Because it was one of those classy hotels with foreign staff, we got a free newspaper. I don't remember which one, but as I remember being in a good mood, it was certainly not the Daily Malice.
I must have been in a good mood as we went shopping. And to prove that even the Gods were smiling down on us that day, as we shopped, we encountered a small camp where some young, attractive things thrust Wii controllers in our hands and commanded that we play a few games of Wii Sports. Not only that, but, if our fumbling yielded the high score of the day, we would win a Wii of our own. And because Odin was very pleased with the shelves he'd made that day, we did get high scores. However, this was quite early morning, long before lunching kids came by and no doubt trampled all over our high scores. Tsk, kids today. Trashing their elders and betters' computer game scores. When I was a young'un... oh, yeah, I used to do the same.
We had lunch at "Eat," one of those mid-market sandwich chains. The mildly pretentious order of a name made me yearn for a bar called "Drink!" an escort service called "Girls!" and an Irish Brothel called, "Feck!"
Eat's wares were very good and reminded me how great the competition is for sandwiches in London. People don't think of the sandwich as a typical London food, but sandwich places probably outnumber all other types of eatery. I have no statistics to back up this claim, but this is a blog not an encyclopaedia. If you do demand information to back up what I say, I'll have you know all relevant data is available in the only source I know and trust, More's Uncyclopaedia.
The area of our hotel is one where Japanese restaurants are locked in some kind of monumental battle. Each restaurant tries to out-psych the other by having a name that sounds most like a martial art. Nobu, Roka, Umu, Zuma. Actually, that makes no sense as, given my ignorance, most Japanese words sound like a martial art. Sushi. Teriyaki. Sake. Any one of these would beat me in a fight. I can see the proponents standing before me taking poses and naming them. "Raw Fish Roll." "Soy Sauce Cow." "Liquid Alcohol Rice."
The reason we were in London this weekend was for a wedding. Friends and former flatmates of mine were tying the knot after years of living in and around sin (and before that, East Acton).
Many, many moons ago, myself and a young trekkie called Norm joined forces with a couple of lasses who we'd met through improv and moved in together. It is the stuff that makes sitcoms. It also makes dramas. And occasionally horror stories. This was something of all three made into a musical and directed by Richard Curtis and David Lynch. Well, amidst the clutter and fallings in and out, romance bloomed for two of the household. And I don't mean myself and Crash Bandicoot, although me and that guy... we shared some times.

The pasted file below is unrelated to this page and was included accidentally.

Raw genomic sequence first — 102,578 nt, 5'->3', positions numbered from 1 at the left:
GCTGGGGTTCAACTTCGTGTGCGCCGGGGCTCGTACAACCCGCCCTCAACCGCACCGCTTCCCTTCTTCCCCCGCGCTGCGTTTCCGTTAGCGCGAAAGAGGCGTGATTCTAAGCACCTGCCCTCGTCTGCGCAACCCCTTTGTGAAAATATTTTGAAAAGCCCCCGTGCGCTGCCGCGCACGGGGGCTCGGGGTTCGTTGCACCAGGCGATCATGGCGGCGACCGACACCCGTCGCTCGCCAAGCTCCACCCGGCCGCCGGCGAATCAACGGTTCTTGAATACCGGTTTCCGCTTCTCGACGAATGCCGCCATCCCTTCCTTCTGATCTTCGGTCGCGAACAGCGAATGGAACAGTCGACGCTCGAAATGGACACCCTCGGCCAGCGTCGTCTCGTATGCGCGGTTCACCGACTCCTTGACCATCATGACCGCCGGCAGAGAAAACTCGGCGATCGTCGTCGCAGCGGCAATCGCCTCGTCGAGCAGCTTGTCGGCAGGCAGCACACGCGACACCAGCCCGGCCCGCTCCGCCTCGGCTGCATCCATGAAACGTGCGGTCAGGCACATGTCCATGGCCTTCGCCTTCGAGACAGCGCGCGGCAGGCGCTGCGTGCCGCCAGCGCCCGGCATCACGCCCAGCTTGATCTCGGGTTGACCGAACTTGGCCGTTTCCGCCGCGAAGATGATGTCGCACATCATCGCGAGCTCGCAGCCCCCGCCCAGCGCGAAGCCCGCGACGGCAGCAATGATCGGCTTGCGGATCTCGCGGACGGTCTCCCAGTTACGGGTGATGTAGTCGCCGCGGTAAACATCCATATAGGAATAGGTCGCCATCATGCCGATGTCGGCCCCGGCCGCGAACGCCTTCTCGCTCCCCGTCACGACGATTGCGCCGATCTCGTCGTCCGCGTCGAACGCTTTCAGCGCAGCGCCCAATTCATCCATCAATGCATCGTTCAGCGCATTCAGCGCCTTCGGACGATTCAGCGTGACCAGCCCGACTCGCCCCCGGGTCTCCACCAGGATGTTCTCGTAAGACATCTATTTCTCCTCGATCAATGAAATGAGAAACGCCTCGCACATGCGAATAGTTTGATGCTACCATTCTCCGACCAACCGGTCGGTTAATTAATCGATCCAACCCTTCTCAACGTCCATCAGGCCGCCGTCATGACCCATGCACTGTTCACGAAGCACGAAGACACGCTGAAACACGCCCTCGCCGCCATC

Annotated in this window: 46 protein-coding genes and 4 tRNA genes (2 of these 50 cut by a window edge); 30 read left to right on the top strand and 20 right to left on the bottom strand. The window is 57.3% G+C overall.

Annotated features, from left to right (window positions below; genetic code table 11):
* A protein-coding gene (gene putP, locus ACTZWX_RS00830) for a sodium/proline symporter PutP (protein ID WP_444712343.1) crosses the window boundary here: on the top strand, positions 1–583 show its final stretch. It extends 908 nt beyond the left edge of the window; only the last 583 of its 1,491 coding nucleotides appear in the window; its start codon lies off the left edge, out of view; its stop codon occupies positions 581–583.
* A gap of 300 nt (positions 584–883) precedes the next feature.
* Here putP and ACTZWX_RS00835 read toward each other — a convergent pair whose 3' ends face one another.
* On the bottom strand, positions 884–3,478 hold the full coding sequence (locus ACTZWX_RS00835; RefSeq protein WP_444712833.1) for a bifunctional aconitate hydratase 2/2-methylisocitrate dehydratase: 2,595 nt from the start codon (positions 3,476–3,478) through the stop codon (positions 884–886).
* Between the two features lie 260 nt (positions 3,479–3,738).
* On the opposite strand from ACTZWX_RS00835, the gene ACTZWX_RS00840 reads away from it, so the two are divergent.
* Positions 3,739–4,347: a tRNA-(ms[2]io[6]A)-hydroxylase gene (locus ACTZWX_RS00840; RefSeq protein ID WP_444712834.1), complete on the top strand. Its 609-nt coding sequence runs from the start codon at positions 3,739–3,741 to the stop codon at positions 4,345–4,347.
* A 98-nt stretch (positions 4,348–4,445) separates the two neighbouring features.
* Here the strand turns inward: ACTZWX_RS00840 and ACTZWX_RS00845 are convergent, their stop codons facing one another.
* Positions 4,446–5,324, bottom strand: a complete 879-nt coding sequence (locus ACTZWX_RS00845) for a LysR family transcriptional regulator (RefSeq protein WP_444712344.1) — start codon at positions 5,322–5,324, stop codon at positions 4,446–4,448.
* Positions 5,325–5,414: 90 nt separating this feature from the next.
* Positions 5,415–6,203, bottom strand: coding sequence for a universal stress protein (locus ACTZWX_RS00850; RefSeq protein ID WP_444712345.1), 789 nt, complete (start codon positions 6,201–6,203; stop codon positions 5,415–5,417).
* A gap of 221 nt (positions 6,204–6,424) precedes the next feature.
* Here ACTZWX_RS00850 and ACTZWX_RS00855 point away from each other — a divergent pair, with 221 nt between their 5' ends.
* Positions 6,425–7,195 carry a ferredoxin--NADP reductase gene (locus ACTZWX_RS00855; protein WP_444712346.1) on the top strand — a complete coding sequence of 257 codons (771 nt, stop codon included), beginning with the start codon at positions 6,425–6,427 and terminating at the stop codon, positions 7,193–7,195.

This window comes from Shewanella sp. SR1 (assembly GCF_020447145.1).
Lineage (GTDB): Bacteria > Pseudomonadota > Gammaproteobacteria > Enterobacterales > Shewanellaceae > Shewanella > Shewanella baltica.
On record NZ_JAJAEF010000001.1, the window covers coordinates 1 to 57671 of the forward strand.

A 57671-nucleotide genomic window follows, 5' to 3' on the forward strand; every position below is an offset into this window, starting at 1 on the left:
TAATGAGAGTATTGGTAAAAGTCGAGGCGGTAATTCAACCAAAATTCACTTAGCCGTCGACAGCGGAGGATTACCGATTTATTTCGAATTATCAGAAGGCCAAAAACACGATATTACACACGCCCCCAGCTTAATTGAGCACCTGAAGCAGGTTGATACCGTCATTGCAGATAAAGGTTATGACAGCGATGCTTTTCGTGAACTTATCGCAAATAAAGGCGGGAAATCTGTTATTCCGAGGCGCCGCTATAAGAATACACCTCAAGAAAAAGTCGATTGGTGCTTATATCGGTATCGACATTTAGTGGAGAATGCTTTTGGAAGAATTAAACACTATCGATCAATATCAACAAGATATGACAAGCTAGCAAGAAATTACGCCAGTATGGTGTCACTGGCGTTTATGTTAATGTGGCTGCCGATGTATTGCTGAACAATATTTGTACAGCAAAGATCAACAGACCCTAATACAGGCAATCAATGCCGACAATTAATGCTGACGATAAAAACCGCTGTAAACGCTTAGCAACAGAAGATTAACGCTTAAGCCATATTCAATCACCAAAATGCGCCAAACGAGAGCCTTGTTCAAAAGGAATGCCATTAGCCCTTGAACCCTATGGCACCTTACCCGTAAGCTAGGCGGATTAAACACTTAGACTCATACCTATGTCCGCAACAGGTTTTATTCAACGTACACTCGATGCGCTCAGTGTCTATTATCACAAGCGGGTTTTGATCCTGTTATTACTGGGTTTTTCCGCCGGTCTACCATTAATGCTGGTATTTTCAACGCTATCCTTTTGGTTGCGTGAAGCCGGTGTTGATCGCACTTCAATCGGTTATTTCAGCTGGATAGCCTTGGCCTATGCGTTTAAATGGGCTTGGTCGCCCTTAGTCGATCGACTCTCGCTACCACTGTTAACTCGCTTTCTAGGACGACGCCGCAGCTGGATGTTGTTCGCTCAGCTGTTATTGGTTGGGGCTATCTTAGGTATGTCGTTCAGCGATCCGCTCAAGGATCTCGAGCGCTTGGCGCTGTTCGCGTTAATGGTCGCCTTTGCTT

The wedding, like all good weddings, was a chance to meet up with people you hadn't seen for millennia. In fact many of people at the wedding I knew, it was almost like wedding in my own family.
Mitsubishi. Sanyo. Honda. "Off-Road Bike." "Wide-Screen, Surround-Sound Display." "Four-Door Family Hatchback."
I'd met Norm through a guy called Dave who ran something not unlike facebook, but way before that. This was before the web. Possibly even before the internet. As I recall it, messages were carried by young street urchins for a shilling a packet. Well, Dave started one of the longest-running internet communities on a thing called Mono. It was one of the first places I let stuff I'd written leak out. The fact that the crazy people there liked it helped me form the belief I'm not bad at it and kept me from being the greatest IT consultant the world has ever seen.
Back at the wedding, there was great food, cake, antipodean balloon artists, many, many old friends and a band that played covers. (Although they played them a lot more faithfully than I like my covers. To me covers, should be ironic or played in a completely different style to the original. But then, I'm wrong on quite a few things.) Cath and I hung out with those who refused to leave until the band had to pack up and the inflatable dingos started deflating.
Sayonara. "One Hand Wave."